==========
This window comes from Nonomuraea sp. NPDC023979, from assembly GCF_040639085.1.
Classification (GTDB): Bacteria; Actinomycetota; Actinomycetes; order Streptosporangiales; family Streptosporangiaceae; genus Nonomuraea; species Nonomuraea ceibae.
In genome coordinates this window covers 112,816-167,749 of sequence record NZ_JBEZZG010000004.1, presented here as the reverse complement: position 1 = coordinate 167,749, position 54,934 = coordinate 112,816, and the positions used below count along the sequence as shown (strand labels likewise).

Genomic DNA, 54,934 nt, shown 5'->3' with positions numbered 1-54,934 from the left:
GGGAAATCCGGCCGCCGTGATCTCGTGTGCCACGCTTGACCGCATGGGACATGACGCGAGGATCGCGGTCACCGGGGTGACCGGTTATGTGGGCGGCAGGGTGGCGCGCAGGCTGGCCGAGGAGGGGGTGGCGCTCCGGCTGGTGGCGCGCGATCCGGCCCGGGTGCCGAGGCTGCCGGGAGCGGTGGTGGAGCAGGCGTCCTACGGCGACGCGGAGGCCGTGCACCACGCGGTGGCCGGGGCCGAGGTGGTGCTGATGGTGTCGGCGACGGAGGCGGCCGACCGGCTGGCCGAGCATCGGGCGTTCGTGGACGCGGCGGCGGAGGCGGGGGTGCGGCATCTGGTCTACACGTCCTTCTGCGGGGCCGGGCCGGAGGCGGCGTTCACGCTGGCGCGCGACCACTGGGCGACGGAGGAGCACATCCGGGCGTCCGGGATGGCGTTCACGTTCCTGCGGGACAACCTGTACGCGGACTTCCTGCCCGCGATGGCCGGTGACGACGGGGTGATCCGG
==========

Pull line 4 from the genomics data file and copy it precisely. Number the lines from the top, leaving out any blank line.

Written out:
Genomic DNA, 54,934 nt, shown 5'->3' with positions numbered 1-54,934 from the left: